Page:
His mind whirled, consumed with dark thoughts.  What were they doing to her? Why had they taken her? And why had no one in the village – save the shaman – been at all upset to find her gone? There had almost been a sense of relief when they realized that she had not returned, that she had been taken, as if some problem had been solved and life could get back to normal. 

Rebel grew agitated and he tried to soothe his mount, but the unicorn stopped, tossing his head and refusing to move forward.  Dakkas leaned forward, reaching out for his horn, but suddenly the night erupted in shouts and Dakkas felt hands grabbing him, pulling him from his saddle.  He heard Rebel voicing a challenge and yelled for him to get away and then his world went dark, his unicorn’s scream of defiance still echoing in his ears.

 

 

Song and Sword cover

Blurb:
Pashevel: a simple Elven Bard — and the Crown Prince

Marlia: a Paladin of Arithen, the Elven God of Justice – seeking vengeance for the destruction of her village

Dakkas: heir to the Drow throne — if his father and elder half-brother don’t kill him first

Kashrya: raised among a tribe of nomadic Humans, she is unaware of her true heritage — or of the prophecy that made her mother an outcast

Their goal: build a bridge between the Elves and their outcast brethren, the Drow, reuniting them and undoing the damage caused in a time so far gone that history has become legend and legend has become myth.

But first, they have a problem to solve:  how do you stop a war that hasn’t started?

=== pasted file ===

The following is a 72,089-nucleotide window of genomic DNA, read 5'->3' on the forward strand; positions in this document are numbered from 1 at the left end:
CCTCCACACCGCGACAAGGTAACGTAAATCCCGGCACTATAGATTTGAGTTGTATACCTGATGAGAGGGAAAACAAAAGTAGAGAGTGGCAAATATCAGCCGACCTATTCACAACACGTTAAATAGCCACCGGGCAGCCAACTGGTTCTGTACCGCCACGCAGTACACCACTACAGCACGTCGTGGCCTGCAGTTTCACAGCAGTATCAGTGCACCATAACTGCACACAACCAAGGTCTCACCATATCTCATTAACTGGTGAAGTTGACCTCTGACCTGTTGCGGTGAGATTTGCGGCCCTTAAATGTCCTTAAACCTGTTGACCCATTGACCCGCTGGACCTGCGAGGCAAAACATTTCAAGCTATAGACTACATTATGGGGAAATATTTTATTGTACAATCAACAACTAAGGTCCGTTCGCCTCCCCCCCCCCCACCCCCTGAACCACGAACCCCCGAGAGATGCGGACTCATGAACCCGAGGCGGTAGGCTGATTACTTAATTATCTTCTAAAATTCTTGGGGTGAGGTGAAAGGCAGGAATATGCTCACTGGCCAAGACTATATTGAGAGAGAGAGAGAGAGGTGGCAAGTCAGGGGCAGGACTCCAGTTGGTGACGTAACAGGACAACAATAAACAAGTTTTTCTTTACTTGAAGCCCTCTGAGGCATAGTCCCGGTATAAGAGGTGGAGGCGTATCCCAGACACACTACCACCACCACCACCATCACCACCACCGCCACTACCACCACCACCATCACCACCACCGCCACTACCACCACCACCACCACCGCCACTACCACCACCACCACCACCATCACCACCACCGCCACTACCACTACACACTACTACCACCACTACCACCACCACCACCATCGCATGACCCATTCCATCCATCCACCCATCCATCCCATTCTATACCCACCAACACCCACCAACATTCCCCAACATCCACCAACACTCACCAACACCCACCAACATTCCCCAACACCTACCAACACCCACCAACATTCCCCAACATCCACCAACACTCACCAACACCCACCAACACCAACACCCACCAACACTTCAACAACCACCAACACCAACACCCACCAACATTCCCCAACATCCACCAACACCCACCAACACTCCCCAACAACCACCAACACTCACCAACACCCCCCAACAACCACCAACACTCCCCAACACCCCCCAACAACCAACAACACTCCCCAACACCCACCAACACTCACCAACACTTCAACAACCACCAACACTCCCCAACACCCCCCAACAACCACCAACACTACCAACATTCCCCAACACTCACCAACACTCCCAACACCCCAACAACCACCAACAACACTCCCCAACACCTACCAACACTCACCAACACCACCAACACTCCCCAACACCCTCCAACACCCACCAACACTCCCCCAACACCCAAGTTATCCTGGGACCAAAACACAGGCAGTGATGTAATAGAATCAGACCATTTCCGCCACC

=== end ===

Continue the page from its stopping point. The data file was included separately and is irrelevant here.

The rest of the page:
Available for Kindle at Amazon

and at Smashwords for everything else

 

Find more great reading
at the Sunday Snippet group.

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Rainbow Snippet for 7-29-2017

rainbow logo 1

Rainbow Snippets is a group for LGBTQ+ authors, bloggers, and readers to gather once a week and share six sentences from a work of fiction–a WIP or a finished work or even a 6-sentence book recommendation (no spoilers please!).   Check out all the other awesome snippets by clicking on the picture above.

 

Picking up from last week’s snippet.

“I’m beginning to wish I hadn’t found her.” 

“Do you really mean that?”

She considered the question for a moment. “Yes and no.  On the one hand, I have freed another slave, but on the other…”  She closed her eyes for a moment and when she opened them she looked into the Araxian’s eyes.  “On the other hand, I liked it a lot better when it was just the two of us and I wish it still was.”

Taliya sat up straighter, staring at ni. “I’m seeing it again.”

“Seeing what again?” 

“Your eyes.”

“My eyes?  You’ve seen them every day since you bought me.”

She shook her head impatiently.  “They were… glowing, sort of.  Not bright, but just kind of … glowing.”